19. Details on these applications in terms of approvals, countries and equipment categories involved are contained on Appendix A and B of this submission.
20. Compliance Matters. Section 9 of the National Conventional arms Control Act (Act 41 of 2002) provides that a Conventional Arms Control Inspectorate be established for purposes of ensuring that the defence industry and all other relevant role players comply with the laid down conventional arms control regulations. In terms of the said section of the Act, the Inspectorate reports directly to the NCACC.
21. In the period under review, the Inspectorate conducted audits on Avitronics and Grintek Communication Systems. After these audits, the Inspectorate came to a conclusion that these companies never had the required compliance programs. On the basis of this conclusion, NCACC decided that the business of the two companies be suspended until such time that satisfactory compliance programs were developed and implemented effectively. As part of this suspension, the NCACC did not issue permits for these companies for a period of approximately eight months. This had adverse effects on the companies, as revenue that could have accrued over the suspension period was lost. After the companies had presented their compliance programs, the suspensions were lifted.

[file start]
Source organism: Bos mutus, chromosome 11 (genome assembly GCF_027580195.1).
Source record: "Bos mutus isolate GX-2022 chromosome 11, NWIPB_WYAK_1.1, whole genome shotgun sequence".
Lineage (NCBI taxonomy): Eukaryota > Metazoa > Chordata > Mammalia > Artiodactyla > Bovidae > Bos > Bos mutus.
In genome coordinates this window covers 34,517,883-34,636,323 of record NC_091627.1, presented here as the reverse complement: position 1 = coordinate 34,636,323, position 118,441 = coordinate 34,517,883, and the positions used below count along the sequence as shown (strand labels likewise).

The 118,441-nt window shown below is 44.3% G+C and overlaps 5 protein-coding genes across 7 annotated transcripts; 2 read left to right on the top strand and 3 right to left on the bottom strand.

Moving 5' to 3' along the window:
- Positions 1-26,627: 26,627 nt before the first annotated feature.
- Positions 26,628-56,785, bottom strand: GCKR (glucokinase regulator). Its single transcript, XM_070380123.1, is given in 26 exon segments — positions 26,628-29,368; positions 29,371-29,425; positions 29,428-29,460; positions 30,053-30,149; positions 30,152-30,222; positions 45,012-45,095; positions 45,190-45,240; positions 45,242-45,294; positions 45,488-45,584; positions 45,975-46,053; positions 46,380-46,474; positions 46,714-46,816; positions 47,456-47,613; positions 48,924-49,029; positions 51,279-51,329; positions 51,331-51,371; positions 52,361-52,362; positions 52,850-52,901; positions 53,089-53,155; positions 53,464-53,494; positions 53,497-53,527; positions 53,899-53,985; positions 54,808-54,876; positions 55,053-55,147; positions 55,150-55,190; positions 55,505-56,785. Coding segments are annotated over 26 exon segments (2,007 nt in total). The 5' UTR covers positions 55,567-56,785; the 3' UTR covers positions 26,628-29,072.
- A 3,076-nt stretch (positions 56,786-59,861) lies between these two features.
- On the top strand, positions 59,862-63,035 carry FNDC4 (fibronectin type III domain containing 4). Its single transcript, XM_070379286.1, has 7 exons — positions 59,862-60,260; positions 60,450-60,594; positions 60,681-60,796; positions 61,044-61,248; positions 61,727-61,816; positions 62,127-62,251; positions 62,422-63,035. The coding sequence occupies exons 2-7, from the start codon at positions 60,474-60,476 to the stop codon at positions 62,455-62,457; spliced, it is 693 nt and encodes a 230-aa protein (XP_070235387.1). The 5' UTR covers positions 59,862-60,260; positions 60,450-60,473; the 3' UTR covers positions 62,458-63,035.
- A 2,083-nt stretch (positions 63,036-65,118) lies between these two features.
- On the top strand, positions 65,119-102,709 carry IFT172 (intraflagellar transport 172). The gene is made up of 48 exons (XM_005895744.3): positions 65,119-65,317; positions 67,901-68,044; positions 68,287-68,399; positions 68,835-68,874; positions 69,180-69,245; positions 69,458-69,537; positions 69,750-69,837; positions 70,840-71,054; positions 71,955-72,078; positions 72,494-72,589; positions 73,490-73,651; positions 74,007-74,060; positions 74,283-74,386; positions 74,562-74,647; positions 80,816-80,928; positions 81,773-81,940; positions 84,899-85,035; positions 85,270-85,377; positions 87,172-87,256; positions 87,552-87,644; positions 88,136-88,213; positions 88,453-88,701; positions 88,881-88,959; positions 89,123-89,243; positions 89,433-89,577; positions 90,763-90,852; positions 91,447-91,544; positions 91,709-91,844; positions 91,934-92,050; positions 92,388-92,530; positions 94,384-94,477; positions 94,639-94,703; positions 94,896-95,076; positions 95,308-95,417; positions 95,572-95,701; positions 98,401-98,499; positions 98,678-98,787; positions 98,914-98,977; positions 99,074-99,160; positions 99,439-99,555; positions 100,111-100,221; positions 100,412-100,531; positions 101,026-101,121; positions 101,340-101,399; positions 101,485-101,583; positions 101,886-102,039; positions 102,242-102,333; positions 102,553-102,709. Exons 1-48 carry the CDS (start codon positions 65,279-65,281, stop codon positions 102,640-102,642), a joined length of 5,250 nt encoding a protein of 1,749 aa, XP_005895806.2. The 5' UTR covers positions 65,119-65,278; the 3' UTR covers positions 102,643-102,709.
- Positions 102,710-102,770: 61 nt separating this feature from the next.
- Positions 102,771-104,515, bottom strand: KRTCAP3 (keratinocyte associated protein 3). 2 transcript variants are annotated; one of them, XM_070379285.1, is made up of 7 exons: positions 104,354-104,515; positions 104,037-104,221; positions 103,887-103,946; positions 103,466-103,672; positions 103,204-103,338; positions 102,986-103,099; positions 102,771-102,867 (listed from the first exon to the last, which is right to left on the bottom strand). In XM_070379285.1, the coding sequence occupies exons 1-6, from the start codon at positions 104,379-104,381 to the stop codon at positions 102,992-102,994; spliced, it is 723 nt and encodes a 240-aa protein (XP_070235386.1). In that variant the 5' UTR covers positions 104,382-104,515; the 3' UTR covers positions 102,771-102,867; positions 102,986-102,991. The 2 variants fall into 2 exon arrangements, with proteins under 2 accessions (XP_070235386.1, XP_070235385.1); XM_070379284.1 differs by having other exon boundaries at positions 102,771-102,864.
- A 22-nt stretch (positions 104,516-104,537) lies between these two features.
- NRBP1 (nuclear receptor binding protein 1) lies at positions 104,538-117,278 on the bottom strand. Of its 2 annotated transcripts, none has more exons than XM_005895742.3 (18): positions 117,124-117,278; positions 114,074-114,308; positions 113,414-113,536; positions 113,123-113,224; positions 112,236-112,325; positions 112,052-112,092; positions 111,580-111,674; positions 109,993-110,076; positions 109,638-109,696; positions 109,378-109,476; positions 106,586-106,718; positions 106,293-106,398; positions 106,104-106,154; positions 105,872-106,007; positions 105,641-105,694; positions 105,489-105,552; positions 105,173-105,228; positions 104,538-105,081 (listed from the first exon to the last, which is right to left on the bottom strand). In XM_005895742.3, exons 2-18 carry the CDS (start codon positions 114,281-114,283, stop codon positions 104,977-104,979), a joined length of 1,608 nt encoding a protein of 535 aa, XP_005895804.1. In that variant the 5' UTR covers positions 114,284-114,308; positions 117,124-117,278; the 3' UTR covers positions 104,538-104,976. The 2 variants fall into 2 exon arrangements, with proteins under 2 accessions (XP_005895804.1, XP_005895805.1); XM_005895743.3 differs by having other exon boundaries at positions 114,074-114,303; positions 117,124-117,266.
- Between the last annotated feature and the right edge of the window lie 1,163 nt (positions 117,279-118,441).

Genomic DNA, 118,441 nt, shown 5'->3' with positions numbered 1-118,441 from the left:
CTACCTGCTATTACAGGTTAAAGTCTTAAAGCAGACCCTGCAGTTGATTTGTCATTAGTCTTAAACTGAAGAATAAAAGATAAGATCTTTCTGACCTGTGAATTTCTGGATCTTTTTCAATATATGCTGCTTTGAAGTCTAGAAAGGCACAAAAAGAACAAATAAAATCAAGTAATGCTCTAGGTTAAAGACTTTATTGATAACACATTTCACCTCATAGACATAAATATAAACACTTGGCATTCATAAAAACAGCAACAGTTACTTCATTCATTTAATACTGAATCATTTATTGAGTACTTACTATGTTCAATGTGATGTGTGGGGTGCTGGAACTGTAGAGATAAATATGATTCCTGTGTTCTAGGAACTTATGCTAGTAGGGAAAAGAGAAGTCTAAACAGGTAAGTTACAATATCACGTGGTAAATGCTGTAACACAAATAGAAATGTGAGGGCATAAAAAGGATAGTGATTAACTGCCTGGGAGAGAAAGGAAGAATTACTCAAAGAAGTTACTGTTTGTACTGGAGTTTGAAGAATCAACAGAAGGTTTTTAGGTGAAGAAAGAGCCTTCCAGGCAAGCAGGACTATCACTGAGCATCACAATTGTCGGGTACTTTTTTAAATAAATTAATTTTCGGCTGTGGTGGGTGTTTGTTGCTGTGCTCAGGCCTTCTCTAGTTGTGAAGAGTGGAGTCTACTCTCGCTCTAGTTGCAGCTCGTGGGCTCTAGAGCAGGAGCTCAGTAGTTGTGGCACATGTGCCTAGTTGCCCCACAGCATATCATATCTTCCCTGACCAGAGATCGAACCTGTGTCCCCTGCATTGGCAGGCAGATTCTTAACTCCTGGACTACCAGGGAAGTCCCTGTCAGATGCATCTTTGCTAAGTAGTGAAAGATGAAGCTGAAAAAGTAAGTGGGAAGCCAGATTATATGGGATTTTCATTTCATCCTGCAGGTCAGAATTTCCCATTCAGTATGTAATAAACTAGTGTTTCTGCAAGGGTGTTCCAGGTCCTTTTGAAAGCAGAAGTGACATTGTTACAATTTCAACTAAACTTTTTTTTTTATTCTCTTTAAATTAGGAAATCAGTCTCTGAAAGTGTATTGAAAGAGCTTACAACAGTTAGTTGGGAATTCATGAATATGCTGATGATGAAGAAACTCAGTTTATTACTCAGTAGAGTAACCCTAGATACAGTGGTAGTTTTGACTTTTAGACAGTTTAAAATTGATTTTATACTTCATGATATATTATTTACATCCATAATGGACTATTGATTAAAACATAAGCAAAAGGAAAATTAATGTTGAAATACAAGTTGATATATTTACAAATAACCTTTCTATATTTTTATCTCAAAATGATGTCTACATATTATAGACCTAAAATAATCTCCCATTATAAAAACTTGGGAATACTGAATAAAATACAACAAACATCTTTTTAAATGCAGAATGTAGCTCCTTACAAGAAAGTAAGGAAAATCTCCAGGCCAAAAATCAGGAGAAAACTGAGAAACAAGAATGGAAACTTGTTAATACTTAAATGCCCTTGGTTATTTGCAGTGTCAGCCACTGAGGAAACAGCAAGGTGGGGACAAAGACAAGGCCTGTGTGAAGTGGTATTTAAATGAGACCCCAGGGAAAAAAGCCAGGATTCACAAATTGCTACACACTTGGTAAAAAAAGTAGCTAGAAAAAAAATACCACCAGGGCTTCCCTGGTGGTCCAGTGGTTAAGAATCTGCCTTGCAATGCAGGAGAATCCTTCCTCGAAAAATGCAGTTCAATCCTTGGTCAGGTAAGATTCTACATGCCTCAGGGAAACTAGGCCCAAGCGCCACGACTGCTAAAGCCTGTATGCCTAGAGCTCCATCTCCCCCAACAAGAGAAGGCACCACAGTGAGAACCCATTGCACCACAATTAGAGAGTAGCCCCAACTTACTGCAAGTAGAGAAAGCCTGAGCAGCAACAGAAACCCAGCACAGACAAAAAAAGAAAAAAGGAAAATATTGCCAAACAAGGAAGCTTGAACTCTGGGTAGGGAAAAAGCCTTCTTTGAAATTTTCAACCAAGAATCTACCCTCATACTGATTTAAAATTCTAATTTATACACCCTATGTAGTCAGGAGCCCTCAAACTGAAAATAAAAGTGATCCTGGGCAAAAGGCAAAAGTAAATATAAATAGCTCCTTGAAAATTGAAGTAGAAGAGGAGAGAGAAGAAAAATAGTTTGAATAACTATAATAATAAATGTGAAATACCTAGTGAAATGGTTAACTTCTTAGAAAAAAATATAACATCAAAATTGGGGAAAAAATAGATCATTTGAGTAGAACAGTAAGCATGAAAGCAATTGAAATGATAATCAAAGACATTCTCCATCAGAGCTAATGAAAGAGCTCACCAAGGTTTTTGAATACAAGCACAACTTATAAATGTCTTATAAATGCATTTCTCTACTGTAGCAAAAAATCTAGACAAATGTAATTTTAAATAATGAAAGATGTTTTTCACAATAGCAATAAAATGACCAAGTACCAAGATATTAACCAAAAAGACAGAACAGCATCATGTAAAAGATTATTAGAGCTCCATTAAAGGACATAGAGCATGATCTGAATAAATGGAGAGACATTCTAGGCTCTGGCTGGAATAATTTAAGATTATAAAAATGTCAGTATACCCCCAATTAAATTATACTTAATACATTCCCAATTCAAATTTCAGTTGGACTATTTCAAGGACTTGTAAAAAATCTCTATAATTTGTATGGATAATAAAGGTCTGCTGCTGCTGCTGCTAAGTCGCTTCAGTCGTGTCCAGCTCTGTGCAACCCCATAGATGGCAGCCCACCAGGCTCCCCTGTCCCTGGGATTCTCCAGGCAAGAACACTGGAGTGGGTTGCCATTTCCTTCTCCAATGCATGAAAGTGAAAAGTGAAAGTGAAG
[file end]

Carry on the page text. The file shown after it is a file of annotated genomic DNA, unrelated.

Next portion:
22. Other Matters. The NCACC exercises control over the Arms Control & Non- Proliferation Fund which resulted from the South African-United States Agreement on Co-orporation on Arms Trade Controls. This agreement between the two countries came as a result of the Pennsylvania judgement of 1997. In the reporting period, no substantial expenditure had been registered on the Fund.
23. NCACC Membership. During this period, the NCACC membership remained similar to that of 2003 as reflected on page 2 of this submission. This NCACC membership was, however, changed in April 2004 due to general elections and the appointment of new Cabinet members. From April 2004 to date the membership of the NCACC is as follows:
a. Minister F.S. Mufamadi (Chairperson).
b. Minister B.P. Sonjica (Deputy Chairperson).
c. Minister M.G.P. Lekota.
d. Minister A. Erwin.
e. Minister N.C. DIamini-Zuma.
f. Minister M.B. Mphahlwa.
g. Minister R. Kasrils.
h. Minister C. Nqakula.
i. Minister M.A. Mangena.
j. Deputy Minister A. Pahad.
k. Deputy Minister M.E. George.
l. Deputy Minister J. Moleketi.
24. Legislative Development. On 28 May 2004, the Regulations to the National Conventional Arms Control Act (Act 41 of 2002) came into force. These Regulations are based on the Wassenaar Arrangement on Export Controls for Conventional Arms and Dual-Use Goods and Technologies.